Reissue. Features the high-fidelity SHM-CD format (compatible with standard CD player) and the latest 24bit 192kHz remastering. An incredible album from the man that changed the way the world hears the Hammond! This album was Larry Young's first for Blue Note – and it's a mindblowing batch of tunes that push the organ into realms that had never been heard of in jazz. Young's got a real penchant for a modal groove – no doubt inspired by his friend and sometimes collaborator John Coltrane – and he's working here with a totally hip group that includes Sam Rivers, Grant Green, and Elvin Jones.
Features the high-fidelity SHM-CD format (compatible with standard CD player) and the latest 24bit 192kHz remastering. An excellent album by this lusty tenor player – and one of the rarest Blue Notes ever! Brother Don plays lean and mean, in a nice tight group that features Grant Green on guitar, Sonny Clark on piano, and Billy Higgins on drums – all of whom give Wilkerson a freer setting than he ever got working with his more famous bandleader, Ray Charles! The groove has a freer edge than on some of Wilkerson's other albums, with touches that almost reach a Latin sound at times – an influence most likely from Green's exotic work on guitar, and Higgins' wonderfully free rhythms. Titles include "Pigeon Peas", "Camp Meetin", "Jeanie Weanie", and "Dem Tamborines".
Features the high-fidelity SHM-CD format (compatible with standard CD player) and the latest 24bit 192kHz remastering. One of the most obscure records from trumpeter Blue Mitchell – a great session recorded in the 60s, during Blue's classic stretch with Blue Note – but not issued until 1980, and even then, only briefly! The record's a great example of Mitchell's strong capacity to play well in a larger group – this time a sextet, featuring Joe Henderson's tenor and Leo Wright's alto – playing imaginative lyrical lines next to Blue's sweet trumpet, and dancing around with a sound that's as lyrical as it is soulful! Other players include Herbie Hancock on piano, Gene Taylor on bass, and Roy Brooks on drums – and titles include "Mamacita", "Andrea", "Step Lightly", "Sweet & Lovely", and "Bluesville".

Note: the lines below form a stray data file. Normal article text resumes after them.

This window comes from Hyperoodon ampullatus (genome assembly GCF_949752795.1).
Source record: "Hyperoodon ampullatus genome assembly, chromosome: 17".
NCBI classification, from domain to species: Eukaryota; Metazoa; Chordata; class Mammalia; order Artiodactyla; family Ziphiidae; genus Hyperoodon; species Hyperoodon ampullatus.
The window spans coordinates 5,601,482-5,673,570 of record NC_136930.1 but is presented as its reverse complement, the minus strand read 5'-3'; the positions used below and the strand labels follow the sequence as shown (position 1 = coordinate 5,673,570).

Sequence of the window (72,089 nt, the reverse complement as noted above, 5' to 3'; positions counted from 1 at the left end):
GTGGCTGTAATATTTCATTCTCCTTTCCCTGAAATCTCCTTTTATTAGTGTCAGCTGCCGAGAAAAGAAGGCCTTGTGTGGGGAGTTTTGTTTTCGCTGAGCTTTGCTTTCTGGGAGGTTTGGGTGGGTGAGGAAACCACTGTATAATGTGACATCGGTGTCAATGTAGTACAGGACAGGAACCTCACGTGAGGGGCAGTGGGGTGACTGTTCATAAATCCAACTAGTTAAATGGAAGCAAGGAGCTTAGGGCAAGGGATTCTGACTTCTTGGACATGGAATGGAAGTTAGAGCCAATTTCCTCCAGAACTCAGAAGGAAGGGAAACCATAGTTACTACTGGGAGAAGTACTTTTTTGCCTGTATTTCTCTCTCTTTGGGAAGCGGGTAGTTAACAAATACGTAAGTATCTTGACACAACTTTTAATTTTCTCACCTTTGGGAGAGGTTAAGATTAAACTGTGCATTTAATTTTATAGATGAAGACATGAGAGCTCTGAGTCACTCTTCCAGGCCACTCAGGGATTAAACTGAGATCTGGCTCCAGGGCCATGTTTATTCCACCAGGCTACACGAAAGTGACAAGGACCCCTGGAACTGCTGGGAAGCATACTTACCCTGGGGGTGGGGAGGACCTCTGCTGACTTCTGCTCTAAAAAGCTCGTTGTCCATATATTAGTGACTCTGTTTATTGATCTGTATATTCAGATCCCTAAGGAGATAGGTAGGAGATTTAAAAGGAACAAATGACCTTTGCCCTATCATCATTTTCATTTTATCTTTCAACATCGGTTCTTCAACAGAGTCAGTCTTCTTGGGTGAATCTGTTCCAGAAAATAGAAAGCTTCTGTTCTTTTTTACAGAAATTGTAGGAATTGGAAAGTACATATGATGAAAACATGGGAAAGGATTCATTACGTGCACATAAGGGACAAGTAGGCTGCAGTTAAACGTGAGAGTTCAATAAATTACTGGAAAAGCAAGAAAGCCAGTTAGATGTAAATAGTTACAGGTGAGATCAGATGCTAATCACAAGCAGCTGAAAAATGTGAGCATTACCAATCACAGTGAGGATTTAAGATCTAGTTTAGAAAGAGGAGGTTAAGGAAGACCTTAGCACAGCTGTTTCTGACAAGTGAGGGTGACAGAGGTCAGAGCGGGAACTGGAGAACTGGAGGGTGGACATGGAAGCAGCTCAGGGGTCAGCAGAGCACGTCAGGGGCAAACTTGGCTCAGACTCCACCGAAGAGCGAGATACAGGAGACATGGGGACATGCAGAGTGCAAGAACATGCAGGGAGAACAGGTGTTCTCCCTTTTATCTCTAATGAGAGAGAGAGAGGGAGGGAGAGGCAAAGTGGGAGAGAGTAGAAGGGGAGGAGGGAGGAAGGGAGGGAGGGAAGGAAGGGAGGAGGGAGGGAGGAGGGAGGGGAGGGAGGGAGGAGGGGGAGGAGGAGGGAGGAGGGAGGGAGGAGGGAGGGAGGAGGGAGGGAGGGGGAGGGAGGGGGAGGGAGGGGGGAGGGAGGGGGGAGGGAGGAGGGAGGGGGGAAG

Covering prime early recordings from 1956-1960 and one mid-'80s cut, Blue Note's The Best of Jimmy Smith offers up a fine introduction to the trailblazing jazz organist. Smith's Blue Note sessions not only introduced the world to the complex solo possibilities of the Hammond B3 organ, but simultaneously ushered in the soul-jazz era of the '60s, spawning a wealth of fine imitators in the process. Before delving into more commercial terrain on Verve in the late '60s, Smith cut a ton of jam-session dates for Blue Note, often with the help of hard bop luminaries like trumpeter Lee Morgan, alto saxophonist Lou Donaldson, tenor saxophonists Tina Brooks and Stanley Turrentine, and drummers Art Blakey and Donald Bailey. All are heard here on classic cuts like "The Sermon," "Back at the Chicken Shack," and "The Jumpin' Blues," with Smith regular Turrentine and a young Morgan availing themselves in especially fine form. For his part, Smith eats up the scenery on all the sides here, taking his solo to particularly impressive heights on a fleetly swinging rendition of "When Johnny Comes Marching Home".
One of the most accessible of all jazz pianists, Gene Harris' soulful style (influenced by Oscar Peterson and containing the blues-iness of a Junior Mance) was immediately likable and predictably excellent. After playing in an Army band (1951-1954), he formed a trio with bassist Andy Simpkins and drummer Bill Dowdy which was, by 1956, known as the Three Sounds. The group was quite popular, and recorded regularly during 1956-1970 for Blue Note and Verve. Although the personnel changed and the music became more R&B-oriented in the early '70s, Harris retained the Three Sounds name for his later Blue Note sets. He retired to Boise, ID, in 1977, and was largely forgotten when Ray Brown persuaded him to return to the spotlight in the early '80s. Harris worked for a time with the Ray Brown Trio and led his own quartets in the years to follow, recording regularly for Concord and heading the Phillip Morris Superband on a few tours; 1998's Tribute to Count Basie even earned a Grammy nomination.